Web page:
The 2nd letter we need to consider, as I expand upon my RADAR acronym, is "A" (as I hope you'll have guessed!), which stands for ... Availability. Once referral partners begin to recognise that your service might be just what their clients need, the next important element in their decision process will be based on whether or not they perceive that you are available to offer their clients an appointment sooner rather than later.
We will all have experienced the frustration of calling someone to access their services - plumber, dentist, builder, NHS Mental Health Team (ahem!) - only to be told that they can see you ... but not for a couple of days/weeks/months (delete as experienced). But if that is how our referral partners come to experience their dealings with us ... where we respond to their enquiry to say we can see their client "in a month or two" ... the likelihood that they will call us next time they have someone who fits our criteria is greatly reduced. Private clients don't expect to have to wait for their service. I'm not saying that's ...
But a prompt, timely response is only one part of the "getting on the RADAR" equation. It's essentially the reactive part of this process. However, you also need to be proactive in ensuring that you are visible to your referrers, and this is sometimes where therapists and coaches stumble: how can you do this without being perceived as needy, pestering, possibly not very good ("if they were any good, they'd be busy!") or an annoyance? it is a fine line that needs to be negotiated, perhaps, but it is possible.
One simple way is to ask - ask referral partners how often they would like you to update your availability with them, and then stick to this schedule, with an email or a call to give them an overview of how soon you would be able to see a new referral. I know clinicians who call potential referrers weekly or monthly to let them know they have slots available. If the referral partner welcomes this frequency of contact, great; but always check it out with them, or they may begin to get a little annoyed with your "constant barraging" of uninvited calls. Or, as you continue to work with clients for a given referrer, you can take advantage of your calls to update them on progress to let them know that you have availability in the next couple of weeks to see new cases. This approach is maybe more effective, as you are (hopefully) reporting on your successful interventions with one of their referrals, so reinforcing their decision to choose you for their clients, and thus increasing the likelihood of a similar positive choice in your favour next time they need someone with your expertise.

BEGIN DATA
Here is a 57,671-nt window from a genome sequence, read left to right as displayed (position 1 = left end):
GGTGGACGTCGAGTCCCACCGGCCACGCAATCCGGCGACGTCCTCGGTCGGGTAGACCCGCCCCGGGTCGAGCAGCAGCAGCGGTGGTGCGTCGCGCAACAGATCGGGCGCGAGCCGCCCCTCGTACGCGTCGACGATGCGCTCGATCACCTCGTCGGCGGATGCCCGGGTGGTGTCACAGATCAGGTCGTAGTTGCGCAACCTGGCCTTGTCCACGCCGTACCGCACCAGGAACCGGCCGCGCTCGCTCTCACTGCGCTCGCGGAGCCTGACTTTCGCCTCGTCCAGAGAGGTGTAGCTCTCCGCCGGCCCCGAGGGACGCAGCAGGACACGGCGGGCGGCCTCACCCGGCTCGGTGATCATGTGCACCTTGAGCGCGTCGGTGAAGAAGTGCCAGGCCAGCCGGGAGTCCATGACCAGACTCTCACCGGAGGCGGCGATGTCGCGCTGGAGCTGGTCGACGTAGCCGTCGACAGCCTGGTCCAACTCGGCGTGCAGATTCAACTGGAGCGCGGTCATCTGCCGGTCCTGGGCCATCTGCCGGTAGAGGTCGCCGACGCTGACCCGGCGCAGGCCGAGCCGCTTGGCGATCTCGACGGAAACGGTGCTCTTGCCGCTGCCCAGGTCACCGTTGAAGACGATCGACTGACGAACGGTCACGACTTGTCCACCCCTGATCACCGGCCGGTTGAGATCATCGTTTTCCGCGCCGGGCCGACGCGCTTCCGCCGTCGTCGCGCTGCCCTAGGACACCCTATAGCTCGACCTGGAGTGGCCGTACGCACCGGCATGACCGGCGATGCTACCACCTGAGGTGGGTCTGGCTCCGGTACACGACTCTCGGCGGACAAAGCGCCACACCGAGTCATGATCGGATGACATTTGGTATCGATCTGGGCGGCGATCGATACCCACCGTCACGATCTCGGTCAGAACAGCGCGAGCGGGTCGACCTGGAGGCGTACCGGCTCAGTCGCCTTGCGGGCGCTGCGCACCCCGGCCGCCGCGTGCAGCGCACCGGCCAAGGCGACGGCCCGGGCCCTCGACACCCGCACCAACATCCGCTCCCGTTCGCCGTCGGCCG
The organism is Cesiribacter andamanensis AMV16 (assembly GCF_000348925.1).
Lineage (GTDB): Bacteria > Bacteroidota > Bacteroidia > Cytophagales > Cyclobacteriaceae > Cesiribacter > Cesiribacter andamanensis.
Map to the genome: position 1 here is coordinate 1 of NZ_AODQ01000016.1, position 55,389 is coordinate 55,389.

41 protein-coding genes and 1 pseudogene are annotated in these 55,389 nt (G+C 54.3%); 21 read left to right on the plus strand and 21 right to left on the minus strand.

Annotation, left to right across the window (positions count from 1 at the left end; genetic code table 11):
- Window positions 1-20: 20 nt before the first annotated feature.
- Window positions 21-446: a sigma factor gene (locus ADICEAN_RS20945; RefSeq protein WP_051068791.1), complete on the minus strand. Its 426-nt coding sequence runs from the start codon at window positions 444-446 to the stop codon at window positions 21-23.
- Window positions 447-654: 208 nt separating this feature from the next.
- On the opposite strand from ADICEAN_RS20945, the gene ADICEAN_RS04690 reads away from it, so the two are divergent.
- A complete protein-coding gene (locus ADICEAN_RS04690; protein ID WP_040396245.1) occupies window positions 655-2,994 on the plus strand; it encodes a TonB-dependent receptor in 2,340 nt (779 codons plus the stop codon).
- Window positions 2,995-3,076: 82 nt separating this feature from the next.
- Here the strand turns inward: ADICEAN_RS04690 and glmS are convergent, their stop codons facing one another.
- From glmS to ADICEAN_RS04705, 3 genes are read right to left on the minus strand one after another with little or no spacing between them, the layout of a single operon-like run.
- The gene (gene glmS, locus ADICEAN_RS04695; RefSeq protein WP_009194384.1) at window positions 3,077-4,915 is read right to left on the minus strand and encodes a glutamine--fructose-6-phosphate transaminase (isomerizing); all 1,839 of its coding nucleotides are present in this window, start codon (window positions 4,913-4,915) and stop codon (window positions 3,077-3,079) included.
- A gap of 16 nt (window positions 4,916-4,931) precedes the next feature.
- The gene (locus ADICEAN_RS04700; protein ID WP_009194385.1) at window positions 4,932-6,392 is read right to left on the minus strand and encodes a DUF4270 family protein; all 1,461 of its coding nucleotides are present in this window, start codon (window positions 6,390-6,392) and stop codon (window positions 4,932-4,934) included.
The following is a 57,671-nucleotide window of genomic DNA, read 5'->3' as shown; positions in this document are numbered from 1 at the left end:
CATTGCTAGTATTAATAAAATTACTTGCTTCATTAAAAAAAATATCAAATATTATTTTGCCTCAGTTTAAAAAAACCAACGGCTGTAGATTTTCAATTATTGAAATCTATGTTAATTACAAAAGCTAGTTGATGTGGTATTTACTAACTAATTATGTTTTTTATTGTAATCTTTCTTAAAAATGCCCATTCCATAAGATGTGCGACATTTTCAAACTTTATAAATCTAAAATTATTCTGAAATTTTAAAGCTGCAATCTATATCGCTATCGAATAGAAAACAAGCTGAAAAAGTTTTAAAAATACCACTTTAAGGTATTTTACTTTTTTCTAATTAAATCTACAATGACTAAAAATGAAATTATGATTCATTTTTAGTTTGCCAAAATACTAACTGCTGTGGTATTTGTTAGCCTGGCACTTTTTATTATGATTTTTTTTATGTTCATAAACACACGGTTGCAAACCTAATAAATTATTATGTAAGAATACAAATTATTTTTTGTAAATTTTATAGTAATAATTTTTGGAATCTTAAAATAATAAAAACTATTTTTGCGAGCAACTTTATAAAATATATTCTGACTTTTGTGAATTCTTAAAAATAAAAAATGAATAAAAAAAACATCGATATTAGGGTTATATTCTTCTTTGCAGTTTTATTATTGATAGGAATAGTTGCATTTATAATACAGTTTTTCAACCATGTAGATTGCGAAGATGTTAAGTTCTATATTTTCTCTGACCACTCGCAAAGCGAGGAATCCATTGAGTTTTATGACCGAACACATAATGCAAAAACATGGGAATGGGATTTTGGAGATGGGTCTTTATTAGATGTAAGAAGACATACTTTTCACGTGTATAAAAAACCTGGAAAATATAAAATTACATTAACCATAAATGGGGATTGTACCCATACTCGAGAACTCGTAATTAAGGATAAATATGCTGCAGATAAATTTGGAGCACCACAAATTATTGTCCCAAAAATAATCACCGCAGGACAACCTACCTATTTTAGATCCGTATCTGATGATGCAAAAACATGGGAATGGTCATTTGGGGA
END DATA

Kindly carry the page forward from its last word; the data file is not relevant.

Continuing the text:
A third option, and one I've been having some success with lately, is to send, or invite referrers to subscribe to, a newsletter that you distribute regularly, with useful and relevant articles that help keep your referral partners up-to-date with some aspect of your area of expertise. It keeps them informed and adds to their knowledge while also, subtly, putting your name in front of them regularly in a positive context and allowing you to include a message to let them know that you have spaces for new referrals without having to make numerous calls to a range of referral partners. It can take time to build up an active list for such a newsletter, but over the course of time, as you engage with more and more referrers, this list will grow and your message will become easier to share.
To expand on these ideas and grow your business, check out my Business Breakthrough Programme, where I outline some key steps and present some tools that you can use to help increase your visibility and recognition factor with potential referrers. Or email me to arrange an initial 1-1 consultation.
* Coming soon ... "D" is for Deliver